In Him, 

A Fellow Grace Wanderer 

The Return of Autumnal Grace: A Season of Home

Come, thou Fount of every blessing, tune my heart to sing thy grace; streams of mercy never ceasing, call for songs of loudest praise. – Come, Thou Fount of Every Blessing, Robert Robinson

Last autumn I felt like everything was slowing down. It was as if for a brief moment time was standing still and I was caught up in the autumnal beauty of it all. Life felt hard, but standing beneath the towering trees with their aged wisdom and their twirling crowns of golden leaves swirling to the ground felt like peace.

For everything there is a season, and a time for every matter under Heaven. Ecclesiastes 3:1

I feel God the strongest in these autumn months, and each year as September comes to a close I hear the refrain of Come Thou Fount reverberating in my head. Thanksgiving is coming, and the golden hue of the changing physical world around me reminds me of that.

October brings with it pumpkins, and cider, and cooler weather, and memories. I think it’s true that if you search the dorm rooms and the apartments and the houses of my sisters and me you will find warmth and a reflection of what our Mama used to create for us every fall, a safe home even when the world outside was crumbling.

And so when my kitchen suddenly begins to turn out pies and pumpkin seasoned everything, and the flannel sheets make their way to our beds, and the candles that smell like cinnamon and leaves begin to appear on our tables…it’s not so much a reflection of our consumerism as it is a reflection of what we know…a reflection of when we most felt at home.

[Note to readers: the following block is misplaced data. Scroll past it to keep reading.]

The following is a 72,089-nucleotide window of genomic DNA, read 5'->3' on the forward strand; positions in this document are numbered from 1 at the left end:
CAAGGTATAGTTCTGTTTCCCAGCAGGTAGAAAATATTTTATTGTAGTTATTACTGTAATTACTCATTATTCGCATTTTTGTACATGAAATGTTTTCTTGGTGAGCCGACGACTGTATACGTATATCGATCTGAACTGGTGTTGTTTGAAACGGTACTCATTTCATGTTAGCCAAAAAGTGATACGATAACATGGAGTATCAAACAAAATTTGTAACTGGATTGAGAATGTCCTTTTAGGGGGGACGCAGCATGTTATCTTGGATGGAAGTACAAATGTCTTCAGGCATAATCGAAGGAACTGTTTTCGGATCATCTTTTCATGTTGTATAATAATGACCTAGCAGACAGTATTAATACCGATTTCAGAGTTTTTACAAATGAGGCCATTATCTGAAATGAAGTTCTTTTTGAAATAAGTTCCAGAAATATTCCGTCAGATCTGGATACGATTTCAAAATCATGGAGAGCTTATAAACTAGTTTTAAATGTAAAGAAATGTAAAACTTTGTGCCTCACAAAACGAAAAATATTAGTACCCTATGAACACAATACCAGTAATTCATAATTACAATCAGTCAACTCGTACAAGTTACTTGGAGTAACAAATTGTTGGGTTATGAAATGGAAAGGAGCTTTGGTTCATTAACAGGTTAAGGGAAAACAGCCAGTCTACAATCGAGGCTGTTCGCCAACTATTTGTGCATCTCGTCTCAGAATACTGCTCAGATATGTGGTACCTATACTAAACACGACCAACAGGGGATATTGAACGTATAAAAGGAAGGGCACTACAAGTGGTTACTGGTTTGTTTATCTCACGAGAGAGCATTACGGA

When I stand beneath the towering trees of autumn, with their limbs spread out as strong arms carrying gifts of red and gold, I feel like I do in my Mama’s kitchen, at home. Except the home that I feel beneath those trees is something more spiritual. It’s where I can hear God’s voice again and it’s where all the hymns of Thanksgiving from my youth begin to pour from my heart.

For most, I think maybe January or maybe the spring season brings that feeling of starting over, but for me it always begins again in October. I grew up in a liturgical church and I often wonder if I feel this way because it is when the church calendar really begins to start up after the long break of summer. Our hearts are beginning to prepare for the season of Reformation, and then Thanksgiving, and then Advent. These are the seasons which breathe life into my bones, and when I think it feels most like Heaven will to me, my Spiritual Home.

For we know that if the tent that is our earthly home is destroyed, we have a building from God, a house not made with hands, eternal in the heavens. 2 Corinthians 5: 1

I tell you this today because for me October means the chance to refocus myself on the presence of God, to be renewed in thankfulness, and to be reminded of His deep Grace for us and His overwhelming desire to be with us.

Every hard thing in our life is like a season, some lasting longer than others. Each of these seasons bring change, but each one also carries its own unique kind of beauty. By the end of this autumn you can be sure that I will feel anxious for those first flakes of snow to fall, to move on from what I thought I wanted to dwell in forever.